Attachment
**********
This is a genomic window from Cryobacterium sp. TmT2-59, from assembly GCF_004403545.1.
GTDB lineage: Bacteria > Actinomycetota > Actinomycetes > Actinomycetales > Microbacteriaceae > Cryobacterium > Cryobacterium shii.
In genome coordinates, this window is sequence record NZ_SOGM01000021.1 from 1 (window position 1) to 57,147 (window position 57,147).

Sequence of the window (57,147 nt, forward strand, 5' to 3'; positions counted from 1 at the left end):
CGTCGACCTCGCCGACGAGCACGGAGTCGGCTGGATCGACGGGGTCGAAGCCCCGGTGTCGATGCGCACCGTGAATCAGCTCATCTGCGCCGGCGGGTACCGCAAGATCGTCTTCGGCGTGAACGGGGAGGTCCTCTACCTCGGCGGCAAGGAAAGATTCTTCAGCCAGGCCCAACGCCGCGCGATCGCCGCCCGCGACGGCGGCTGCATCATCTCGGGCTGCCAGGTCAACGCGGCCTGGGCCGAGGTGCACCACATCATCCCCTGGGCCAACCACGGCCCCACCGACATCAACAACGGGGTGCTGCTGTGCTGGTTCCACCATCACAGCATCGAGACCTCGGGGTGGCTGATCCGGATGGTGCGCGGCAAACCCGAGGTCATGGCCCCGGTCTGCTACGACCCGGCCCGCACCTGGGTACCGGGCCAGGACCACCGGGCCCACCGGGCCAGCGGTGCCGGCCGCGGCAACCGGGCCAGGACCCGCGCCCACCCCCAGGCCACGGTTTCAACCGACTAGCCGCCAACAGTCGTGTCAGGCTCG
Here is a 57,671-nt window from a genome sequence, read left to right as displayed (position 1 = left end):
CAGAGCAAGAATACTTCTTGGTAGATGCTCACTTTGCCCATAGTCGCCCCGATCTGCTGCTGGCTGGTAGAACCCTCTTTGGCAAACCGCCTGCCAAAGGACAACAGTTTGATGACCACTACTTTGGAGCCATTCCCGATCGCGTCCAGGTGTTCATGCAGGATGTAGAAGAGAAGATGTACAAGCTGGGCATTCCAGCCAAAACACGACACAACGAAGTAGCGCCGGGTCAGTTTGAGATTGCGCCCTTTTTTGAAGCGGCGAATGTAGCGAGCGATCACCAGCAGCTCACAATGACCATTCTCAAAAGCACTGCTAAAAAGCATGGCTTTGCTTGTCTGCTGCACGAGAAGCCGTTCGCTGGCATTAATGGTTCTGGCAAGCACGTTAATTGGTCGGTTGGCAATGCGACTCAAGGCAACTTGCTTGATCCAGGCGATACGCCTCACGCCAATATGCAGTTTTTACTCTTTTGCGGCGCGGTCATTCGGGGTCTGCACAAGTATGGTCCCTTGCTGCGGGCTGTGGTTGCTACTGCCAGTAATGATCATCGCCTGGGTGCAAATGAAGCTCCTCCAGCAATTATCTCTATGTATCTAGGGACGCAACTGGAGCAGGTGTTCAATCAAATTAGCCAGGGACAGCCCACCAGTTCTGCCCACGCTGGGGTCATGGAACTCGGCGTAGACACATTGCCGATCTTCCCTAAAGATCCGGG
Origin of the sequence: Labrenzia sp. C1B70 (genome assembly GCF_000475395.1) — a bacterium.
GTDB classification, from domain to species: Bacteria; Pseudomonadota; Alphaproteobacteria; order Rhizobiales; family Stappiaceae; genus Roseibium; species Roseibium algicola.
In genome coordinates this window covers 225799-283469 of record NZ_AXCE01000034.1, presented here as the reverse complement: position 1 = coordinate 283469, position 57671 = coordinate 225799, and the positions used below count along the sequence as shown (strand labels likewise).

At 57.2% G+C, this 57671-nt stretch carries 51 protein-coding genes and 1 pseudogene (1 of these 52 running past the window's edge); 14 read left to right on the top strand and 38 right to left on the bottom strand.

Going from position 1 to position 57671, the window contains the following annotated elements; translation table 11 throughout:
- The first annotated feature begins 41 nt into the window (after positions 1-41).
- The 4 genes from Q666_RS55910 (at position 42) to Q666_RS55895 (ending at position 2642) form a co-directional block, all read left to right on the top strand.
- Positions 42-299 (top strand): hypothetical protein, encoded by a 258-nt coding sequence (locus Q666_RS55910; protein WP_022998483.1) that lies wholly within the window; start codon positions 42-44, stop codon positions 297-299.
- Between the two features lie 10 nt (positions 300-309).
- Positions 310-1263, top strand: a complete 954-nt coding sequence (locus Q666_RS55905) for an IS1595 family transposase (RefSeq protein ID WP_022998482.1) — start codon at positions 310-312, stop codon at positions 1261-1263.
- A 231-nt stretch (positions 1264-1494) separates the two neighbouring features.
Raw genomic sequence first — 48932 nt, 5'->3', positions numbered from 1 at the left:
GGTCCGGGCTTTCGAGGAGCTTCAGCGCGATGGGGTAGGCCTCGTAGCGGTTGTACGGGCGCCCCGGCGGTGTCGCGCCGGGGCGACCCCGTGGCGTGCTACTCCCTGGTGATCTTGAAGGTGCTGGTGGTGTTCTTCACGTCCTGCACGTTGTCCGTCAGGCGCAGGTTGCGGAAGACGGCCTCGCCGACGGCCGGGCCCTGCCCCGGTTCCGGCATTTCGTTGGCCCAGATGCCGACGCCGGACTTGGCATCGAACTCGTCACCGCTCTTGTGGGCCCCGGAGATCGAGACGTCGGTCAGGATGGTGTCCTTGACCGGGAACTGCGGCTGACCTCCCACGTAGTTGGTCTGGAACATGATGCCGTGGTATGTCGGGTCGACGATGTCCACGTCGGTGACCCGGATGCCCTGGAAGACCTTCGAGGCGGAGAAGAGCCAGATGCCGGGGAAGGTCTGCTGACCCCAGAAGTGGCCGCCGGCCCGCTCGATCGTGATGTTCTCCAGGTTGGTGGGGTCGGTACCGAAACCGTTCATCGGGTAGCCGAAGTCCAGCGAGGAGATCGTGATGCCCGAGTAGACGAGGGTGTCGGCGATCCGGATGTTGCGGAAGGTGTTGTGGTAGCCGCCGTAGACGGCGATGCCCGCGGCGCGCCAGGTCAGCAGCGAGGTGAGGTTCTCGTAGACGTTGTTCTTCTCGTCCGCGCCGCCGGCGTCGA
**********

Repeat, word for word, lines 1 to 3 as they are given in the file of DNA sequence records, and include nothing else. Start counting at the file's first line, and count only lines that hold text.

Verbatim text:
This is a genomic window from Cryobacterium sp. TmT2-59, from assembly GCF_004403545.1.
GTDB lineage: Bacteria > Actinomycetota > Actinomycetes > Actinomycetales > Microbacteriaceae > Cryobacterium > Cryobacterium shii.
In genome coordinates, this window is sequence record NZ_SOGM01000021.1 from 1 (window position 1) to 57,147 (window position 57,147).